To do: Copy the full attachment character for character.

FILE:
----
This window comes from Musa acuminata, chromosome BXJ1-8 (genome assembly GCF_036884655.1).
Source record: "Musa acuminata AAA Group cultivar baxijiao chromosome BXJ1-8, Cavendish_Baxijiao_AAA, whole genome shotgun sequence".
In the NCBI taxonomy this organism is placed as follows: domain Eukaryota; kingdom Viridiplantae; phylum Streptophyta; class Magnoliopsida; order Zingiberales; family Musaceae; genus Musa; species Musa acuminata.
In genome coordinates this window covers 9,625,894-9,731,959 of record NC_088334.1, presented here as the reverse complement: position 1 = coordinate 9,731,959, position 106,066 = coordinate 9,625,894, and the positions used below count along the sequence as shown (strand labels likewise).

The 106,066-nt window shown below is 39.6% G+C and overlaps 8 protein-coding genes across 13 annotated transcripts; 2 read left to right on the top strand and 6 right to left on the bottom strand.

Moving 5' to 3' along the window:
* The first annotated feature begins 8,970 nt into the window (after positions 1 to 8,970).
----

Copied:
This window comes from Musa acuminata, chromosome BXJ1-8 (genome assembly GCF_036884655.1).
Source record: "Musa acuminata AAA Group cultivar baxijiao chromosome BXJ1-8, Cavendish_Baxijiao_AAA, whole genome shotgun sequence".
In the NCBI taxonomy this organism is placed as follows: domain Eukaryota; kingdom Viridiplantae; phylum Streptophyta; class Magnoliopsida; order Zingiberales; family Musaceae; genus Musa; species Musa acuminata.
In genome coordinates this window covers 9,625,894-9,731,959 of record NC_088334.1, presented here as the reverse complement: position 1 = coordinate 9,731,959, position 106,066 = coordinate 9,625,894, and the positions used below count along the sequence as shown (strand labels likewise).

The 106,066-nt window shown below is 39.6% G+C and overlaps 8 protein-coding genes across 13 annotated transcripts; 2 read left to right on the top strand and 6 right to left on the bottom strand.

Moving 5' to 3' along the window:
* The first annotated feature begins 8,970 nt into the window (after positions 1 to 8,970).